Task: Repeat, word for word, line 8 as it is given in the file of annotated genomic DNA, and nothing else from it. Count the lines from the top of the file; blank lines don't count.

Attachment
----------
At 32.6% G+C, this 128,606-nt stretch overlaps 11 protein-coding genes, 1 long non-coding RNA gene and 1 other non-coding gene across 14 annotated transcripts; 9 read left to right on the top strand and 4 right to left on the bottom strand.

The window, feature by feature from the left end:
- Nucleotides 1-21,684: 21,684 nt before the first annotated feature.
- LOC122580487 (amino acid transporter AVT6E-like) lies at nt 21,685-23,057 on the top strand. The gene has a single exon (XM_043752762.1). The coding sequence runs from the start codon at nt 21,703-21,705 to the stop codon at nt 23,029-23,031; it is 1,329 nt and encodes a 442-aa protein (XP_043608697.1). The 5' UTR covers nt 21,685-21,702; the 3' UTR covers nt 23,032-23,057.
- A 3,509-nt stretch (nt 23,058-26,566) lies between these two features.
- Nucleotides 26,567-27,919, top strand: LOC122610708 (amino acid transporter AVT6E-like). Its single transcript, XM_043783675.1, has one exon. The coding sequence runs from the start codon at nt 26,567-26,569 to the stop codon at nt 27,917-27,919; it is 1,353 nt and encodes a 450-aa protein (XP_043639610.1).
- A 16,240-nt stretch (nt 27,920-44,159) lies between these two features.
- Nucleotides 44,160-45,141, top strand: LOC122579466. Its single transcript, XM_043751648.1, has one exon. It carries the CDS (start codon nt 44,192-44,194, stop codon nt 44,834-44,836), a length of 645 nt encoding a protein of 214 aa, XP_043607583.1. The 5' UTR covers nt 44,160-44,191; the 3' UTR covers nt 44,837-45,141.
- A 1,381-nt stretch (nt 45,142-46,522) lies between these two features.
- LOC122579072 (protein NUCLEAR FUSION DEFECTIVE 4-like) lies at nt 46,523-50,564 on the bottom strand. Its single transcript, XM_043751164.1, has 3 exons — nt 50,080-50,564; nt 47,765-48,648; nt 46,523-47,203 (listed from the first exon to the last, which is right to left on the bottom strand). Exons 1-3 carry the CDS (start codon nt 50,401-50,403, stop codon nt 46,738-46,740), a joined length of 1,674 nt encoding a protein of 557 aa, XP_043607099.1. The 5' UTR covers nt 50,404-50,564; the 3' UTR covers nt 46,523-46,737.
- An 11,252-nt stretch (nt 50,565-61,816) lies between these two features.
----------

- Nucleotides 44,160-45,141, top strand: LOC122579466. Its single transcript, XM_043751648.1, has one exon. It carries the CDS (start codon nt 44,192-44,194, stop codon nt 44,834-44,836), a length of 645 nt encoding a protein of 214 aa, XP_043607583.1. The 5' UTR covers nt 44,160-44,191; the 3' UTR covers nt 44,837-45,141.